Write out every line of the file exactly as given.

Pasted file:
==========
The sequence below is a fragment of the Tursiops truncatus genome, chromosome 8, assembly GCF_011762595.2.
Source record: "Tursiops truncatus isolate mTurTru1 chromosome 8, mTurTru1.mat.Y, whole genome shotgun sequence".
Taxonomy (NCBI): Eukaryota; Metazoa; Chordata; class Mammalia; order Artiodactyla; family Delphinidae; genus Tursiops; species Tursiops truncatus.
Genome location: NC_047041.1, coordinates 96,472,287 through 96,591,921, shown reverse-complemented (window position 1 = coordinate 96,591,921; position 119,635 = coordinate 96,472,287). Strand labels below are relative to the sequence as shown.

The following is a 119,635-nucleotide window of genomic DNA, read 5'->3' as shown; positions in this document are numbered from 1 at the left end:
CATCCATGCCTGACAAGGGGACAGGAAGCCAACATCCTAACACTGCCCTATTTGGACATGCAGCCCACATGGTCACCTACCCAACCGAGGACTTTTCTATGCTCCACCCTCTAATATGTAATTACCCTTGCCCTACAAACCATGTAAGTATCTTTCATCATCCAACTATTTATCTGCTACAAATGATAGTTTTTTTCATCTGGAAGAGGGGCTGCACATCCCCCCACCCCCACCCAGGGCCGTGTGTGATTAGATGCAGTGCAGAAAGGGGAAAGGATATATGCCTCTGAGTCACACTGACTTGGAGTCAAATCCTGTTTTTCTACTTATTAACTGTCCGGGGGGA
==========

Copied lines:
The sequence below is a fragment of the Tursiops truncatus genome, chromosome 8, assembly GCF_011762595.2.
Source record: "Tursiops truncatus isolate mTurTru1 chromosome 8, mTurTru1.mat.Y, whole genome shotgun sequence".
Taxonomy (NCBI): Eukaryota; Metazoa; Chordata; class Mammalia; order Artiodactyla; family Delphinidae; genus Tursiops; species Tursiops truncatus.
Genome location: NC_047041.1, coordinates 96,472,287 through 96,591,921, shown reverse-complemented (window position 1 = coordinate 96,591,921; position 119,635 = coordinate 96,472,287). Strand labels below are relative to the sequence as shown.

The following is a 119,635-nucleotide window of genomic DNA, read 5'->3' as shown; positions in this document are numbered from 1 at the left end:
CATCCATGCCTGACAAGGGGACAGGAAGCCAACATCCTAACACTGCCCTATTTGGACATGCAGCCCACATGGTCACCTACCCAACCGAGGACTTTTCTATGCTCCACCCTCTAATATGTAATTACCCTTGCCCTACAAACCATGTAAGTATCTTTCATCATCCAACTATTTATCTGCTACAAATGATAGTTTTTTTCATCTGGAAGAGGGGCTGCACATCCCCCCACCCCCACCCAGGGCCGTGTGTGATTAGATGCAGTGCAGAAAGGGGAAAGGATATATGCCTCTGAGTCACACTGACTTGGAGTCAAATCCTGTTTTTCTACTTATTAACTGTCCGGGGGGA